delicious - - CITY GUIDE. -


Oslo is great to see on foot, and don’t be con­fused by the term ‘ gate’ – it just means road. Start at the Tourist In­for­ma­tion Of­fice by Cen­tral Sta­tion to get lit­er­a­ture and check sea­sonal open­ing times. From there, it’s a short walk to the stun­ning

which you can walk not only around but over. Soon, it will be joined by a new

(home to Ed­vard Munch’s ‘The Scream’) and the with its con­stantly chang­ing ex­hi­bi­tions – check to see what’s open and what is on dis­play. This point of the city also gives a great view of the sur­round­ing fjord and also the house­boats where you can have a sauna and jump into the brisk wa­ter – very Scan­di­na­vian.

Stroll the water­front and visit the very mov­ing with a per­ma­nent ex­hi­bi­tion of all the win­ners of this pres­ti­gious prize. You can learn the sto­ries be­hind the win­ners, and there are chang­ing ex­hi­bi­tions, too. It’s well worth devot­ing an hour or two. The awards cer­e­mony is held at the spec­tac­u­lar City

Nor­we­gian Opera House Na­tional Mu­seum Munch Mu­seum No­bel Peace Cen­ter

lo­cated opposite the Cen­ter. City Hall also has free guided tours dur­ing the sum­mer – a great op­por­tu­nity to marvel at the amaz­ing friezes dec­o­rat­ing the walls. For con­tem­po­rary art and cut­tingedge ar­chi­tec­ture visit the

and be sure to visit the out­side sculp­tures, too.

Back to­wards the city cen­tre, try to see a show in the pres­ti­gious

dat­ing from 1899. It is Nor­way’s main arena for stage artists, theatre pro­duc­tions, large cel­e­bra­tions and such events as the which aims to high­light the im­por­tance of women’s roles in the field of gas­tron­omy. From there you can walk around the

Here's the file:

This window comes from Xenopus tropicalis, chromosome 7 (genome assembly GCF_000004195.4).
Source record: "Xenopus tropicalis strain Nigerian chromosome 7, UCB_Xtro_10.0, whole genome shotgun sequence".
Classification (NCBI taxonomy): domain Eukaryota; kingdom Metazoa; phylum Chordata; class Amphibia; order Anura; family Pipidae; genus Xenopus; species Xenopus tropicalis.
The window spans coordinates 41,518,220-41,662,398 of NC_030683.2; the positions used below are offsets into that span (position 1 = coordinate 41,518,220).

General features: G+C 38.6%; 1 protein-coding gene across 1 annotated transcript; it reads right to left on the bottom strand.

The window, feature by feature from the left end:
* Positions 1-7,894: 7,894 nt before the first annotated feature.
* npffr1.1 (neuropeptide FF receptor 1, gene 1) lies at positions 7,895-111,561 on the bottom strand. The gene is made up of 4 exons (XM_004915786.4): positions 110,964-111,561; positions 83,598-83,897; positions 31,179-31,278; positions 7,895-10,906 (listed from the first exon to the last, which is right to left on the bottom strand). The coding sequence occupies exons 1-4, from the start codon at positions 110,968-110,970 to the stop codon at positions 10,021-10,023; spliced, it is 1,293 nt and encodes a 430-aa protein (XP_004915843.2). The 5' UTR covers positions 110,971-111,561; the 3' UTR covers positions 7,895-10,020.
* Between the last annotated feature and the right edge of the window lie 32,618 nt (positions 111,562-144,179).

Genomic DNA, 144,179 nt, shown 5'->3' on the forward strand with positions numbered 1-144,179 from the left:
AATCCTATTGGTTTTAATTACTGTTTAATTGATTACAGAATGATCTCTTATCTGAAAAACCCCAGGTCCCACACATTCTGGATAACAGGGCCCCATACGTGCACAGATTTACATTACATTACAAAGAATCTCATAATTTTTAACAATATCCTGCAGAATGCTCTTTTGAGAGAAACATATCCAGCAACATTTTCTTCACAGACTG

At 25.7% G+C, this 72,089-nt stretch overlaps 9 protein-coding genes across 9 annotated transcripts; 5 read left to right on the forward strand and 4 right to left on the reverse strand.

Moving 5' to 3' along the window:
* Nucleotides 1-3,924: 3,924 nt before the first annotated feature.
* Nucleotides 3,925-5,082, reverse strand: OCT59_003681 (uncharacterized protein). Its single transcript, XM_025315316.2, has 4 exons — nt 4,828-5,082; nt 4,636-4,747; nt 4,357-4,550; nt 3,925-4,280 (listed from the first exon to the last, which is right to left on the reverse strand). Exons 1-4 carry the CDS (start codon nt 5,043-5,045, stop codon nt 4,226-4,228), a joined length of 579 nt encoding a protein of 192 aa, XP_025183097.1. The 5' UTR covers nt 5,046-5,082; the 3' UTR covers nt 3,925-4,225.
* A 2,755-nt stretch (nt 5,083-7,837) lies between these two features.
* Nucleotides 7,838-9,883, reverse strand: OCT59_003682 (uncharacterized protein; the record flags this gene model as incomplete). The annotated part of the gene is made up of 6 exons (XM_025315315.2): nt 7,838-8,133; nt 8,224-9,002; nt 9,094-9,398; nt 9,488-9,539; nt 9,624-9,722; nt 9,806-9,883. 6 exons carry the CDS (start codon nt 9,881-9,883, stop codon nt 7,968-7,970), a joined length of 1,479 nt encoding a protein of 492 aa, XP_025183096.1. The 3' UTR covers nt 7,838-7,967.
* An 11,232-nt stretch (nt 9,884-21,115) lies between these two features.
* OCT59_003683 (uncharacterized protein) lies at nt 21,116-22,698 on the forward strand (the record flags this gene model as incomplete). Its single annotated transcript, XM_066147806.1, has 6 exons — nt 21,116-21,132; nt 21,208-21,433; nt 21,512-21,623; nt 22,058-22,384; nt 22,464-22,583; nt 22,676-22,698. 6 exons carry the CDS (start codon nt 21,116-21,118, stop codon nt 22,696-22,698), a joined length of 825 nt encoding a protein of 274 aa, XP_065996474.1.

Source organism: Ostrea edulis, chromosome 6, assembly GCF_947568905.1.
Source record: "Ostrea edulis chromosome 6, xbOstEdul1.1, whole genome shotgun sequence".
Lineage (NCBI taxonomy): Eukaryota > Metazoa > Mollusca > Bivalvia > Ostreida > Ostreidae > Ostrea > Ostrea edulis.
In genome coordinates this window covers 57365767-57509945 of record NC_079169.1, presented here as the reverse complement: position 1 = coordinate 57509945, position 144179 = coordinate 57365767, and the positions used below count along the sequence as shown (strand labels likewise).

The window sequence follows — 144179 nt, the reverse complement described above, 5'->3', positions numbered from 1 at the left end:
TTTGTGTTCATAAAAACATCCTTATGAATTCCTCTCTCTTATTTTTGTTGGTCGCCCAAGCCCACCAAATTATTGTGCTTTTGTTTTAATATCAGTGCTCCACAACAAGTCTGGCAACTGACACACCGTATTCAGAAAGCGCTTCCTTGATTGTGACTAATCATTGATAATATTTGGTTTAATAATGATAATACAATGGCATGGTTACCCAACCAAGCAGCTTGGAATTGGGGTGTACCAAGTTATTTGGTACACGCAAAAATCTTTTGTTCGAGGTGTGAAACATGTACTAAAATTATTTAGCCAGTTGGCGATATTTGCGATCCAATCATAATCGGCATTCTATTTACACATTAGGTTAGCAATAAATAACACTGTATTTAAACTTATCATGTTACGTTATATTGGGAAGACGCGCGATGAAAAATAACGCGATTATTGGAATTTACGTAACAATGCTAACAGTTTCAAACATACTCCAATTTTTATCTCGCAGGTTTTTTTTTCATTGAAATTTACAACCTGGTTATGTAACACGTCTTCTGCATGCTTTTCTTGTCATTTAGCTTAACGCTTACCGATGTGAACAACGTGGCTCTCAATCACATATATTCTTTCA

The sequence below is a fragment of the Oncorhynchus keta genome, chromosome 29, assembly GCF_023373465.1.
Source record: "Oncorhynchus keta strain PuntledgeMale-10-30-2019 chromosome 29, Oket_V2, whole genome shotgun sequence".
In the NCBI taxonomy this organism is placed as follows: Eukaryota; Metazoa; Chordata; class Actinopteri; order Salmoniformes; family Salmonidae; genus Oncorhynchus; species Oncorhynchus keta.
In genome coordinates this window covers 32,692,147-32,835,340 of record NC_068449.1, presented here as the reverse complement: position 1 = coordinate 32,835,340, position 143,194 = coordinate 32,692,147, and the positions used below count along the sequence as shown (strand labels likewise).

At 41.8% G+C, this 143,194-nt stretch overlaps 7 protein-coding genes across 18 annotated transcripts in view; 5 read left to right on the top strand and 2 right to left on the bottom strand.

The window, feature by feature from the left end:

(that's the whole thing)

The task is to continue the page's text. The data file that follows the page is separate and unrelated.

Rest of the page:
(or tour in sum­mer), opened in 1849 and set within the beau­ti­ful Palace park, com­plete with sculp­tures and pic­ture-per­fect ponds.

Pop­u­lar for self­ies is Oslo’s most-vis­ited at­trac­tion, al­ways open with 212 bronze and gran­ite stat­ues of men, women and chil­dren, do­nated to the city by the artist Gus­tav Vige­land

En­joy the fjord by tak­ing a pub­lic ferry

Hall Fearn­ley Mu­seum, Theatre, Palace Na­tional Parabere Fo­rum, Vige­land Park, Astrup Royal

to Bygdøy to visit the as­ton­ish­ing

where you can see and learn about the world’s best pre­served Vik­ing ship.

Ship Mu­seum, DAY TRIPS Vik­ing

Food lovers will want to spare some time for one of the unique ex­pe­ri­ences of­fered all year by The

ex­pe­ri­ence takes you 45 min­utes out of Oslo to a small fam­i­lyrun or­ganic farm where you can par­tic­i­pate in milk­ing the 13 happy cows, learn about mak­ing fresh nyr cheese (a soft, acidic fresh cheese made on the farm) and try the pro­duce be­fore re­turn­ing to Oslo for a de­gus­ta­tion din­ner us­ing the Grøn­dalen pro­duce and other lo­cal in­gre­di­ents. Within Oslo, the

Up Nor­way. At Grøn­dalen Farm Farm To Ta­ble From Glass to Grass: Ur­ban Green Oslo

ex­plores the rapidly chang­ing city sub­urbs be­fore head­ing to ur­ban farm for a pic­nic lunch.

Losæter bake­house


The trick to good food these days is to keep it as close to its un­pro­cessed, orig­i­nal self as pos­si­ble. Purewasabi is unique in the world be­cause we use real wasabi to make a gen­uine wasabi paste. Best in the world.

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